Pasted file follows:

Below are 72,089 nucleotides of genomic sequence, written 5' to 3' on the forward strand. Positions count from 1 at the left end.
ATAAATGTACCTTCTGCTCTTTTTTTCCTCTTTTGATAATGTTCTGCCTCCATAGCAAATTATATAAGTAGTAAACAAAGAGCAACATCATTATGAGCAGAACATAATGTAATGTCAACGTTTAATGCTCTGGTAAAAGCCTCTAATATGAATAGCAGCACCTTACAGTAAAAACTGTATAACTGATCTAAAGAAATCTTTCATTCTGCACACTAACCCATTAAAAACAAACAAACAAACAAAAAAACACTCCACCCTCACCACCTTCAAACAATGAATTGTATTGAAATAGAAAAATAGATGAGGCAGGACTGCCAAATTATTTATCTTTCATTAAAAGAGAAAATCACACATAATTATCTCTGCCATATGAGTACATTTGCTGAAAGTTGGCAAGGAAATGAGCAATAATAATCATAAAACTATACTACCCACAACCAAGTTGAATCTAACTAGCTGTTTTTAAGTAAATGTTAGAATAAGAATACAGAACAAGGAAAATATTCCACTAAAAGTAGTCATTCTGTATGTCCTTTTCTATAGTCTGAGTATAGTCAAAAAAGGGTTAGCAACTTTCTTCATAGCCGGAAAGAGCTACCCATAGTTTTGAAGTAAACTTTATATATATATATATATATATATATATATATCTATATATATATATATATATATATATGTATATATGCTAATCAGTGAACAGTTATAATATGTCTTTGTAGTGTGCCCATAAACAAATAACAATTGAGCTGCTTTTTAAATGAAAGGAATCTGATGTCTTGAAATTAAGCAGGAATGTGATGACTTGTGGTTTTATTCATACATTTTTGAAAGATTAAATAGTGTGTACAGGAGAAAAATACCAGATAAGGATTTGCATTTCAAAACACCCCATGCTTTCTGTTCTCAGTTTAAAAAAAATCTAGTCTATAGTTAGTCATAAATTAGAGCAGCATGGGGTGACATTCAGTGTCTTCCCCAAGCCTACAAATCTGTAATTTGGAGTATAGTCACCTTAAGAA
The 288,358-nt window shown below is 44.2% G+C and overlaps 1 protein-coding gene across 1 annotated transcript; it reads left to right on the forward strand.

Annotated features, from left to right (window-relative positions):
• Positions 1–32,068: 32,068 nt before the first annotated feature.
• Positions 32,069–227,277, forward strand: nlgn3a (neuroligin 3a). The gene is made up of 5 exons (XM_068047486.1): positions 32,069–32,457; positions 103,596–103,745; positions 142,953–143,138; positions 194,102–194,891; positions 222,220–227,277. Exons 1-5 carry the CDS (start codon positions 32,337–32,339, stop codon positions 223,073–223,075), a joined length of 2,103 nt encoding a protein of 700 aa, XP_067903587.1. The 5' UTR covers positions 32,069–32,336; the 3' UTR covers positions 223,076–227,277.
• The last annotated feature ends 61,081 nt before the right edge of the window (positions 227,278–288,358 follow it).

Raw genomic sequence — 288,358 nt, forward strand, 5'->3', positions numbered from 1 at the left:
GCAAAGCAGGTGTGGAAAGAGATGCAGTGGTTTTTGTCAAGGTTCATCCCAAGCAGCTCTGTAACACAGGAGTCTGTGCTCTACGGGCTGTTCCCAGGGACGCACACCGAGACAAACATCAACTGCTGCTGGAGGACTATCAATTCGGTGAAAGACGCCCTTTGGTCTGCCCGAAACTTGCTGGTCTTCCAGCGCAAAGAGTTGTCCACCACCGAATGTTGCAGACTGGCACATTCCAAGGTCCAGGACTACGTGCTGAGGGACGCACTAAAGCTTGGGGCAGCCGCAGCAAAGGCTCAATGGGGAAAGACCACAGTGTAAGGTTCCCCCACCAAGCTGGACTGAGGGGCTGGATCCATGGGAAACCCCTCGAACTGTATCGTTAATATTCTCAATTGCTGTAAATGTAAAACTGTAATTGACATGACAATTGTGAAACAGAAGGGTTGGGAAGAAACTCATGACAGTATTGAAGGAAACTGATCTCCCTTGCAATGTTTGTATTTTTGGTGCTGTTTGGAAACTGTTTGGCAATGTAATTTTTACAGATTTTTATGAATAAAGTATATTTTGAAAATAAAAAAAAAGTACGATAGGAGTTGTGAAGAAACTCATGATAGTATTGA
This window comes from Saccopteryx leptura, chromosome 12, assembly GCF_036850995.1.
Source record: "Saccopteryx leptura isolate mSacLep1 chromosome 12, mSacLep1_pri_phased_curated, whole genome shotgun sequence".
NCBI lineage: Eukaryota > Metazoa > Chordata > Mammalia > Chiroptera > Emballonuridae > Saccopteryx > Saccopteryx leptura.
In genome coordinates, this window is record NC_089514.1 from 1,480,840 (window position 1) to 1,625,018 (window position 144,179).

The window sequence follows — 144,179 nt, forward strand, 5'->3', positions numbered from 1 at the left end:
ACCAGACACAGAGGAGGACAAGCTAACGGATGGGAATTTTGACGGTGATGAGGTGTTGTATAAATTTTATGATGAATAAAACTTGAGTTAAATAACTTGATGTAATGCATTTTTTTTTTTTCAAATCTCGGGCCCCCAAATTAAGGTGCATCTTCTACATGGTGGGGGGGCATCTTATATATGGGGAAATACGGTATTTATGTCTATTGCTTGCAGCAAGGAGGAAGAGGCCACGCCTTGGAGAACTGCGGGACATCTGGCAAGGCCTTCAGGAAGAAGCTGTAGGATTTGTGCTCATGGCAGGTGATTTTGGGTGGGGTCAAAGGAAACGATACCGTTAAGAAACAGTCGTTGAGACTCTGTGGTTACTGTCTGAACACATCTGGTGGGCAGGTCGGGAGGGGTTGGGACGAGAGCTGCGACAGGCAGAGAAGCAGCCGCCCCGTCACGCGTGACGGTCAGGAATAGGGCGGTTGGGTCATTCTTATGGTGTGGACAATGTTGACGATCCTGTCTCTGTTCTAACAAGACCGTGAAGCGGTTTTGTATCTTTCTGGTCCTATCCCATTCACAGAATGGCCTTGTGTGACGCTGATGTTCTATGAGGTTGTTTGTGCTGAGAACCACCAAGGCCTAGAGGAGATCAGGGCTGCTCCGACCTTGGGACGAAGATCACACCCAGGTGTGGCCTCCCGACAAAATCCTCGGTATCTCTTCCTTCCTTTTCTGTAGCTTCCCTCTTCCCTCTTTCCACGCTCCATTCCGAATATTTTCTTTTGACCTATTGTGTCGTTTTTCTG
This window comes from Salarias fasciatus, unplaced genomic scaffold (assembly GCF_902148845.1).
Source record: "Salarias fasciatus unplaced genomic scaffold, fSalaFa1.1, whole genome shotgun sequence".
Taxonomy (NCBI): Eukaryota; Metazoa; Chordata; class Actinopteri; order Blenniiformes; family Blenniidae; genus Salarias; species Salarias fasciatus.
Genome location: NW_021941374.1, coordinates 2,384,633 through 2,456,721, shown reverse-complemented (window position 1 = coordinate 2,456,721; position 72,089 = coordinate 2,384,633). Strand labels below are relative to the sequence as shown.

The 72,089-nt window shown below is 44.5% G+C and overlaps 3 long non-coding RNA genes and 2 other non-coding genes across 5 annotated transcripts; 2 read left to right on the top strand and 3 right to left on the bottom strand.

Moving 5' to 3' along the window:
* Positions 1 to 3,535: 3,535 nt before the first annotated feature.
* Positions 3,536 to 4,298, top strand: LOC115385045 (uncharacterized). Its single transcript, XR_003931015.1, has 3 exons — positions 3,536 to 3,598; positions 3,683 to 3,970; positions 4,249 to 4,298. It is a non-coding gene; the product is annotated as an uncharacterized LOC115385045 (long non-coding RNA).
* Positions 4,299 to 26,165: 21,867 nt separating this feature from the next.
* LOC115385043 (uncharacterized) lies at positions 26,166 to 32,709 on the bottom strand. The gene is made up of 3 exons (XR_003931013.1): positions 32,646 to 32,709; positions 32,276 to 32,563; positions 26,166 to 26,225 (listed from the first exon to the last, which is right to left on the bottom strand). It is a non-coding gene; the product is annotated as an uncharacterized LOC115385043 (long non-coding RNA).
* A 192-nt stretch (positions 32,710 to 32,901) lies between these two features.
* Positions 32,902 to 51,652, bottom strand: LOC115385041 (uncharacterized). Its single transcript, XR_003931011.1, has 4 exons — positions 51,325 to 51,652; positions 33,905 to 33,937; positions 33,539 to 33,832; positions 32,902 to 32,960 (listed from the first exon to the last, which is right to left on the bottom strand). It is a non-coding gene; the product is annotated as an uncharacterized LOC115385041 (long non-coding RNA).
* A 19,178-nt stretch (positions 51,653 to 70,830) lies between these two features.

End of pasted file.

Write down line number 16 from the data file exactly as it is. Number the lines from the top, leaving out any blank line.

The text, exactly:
This window comes from Salarias fasciatus, unplaced genomic scaffold (assembly GCF_902148845.1).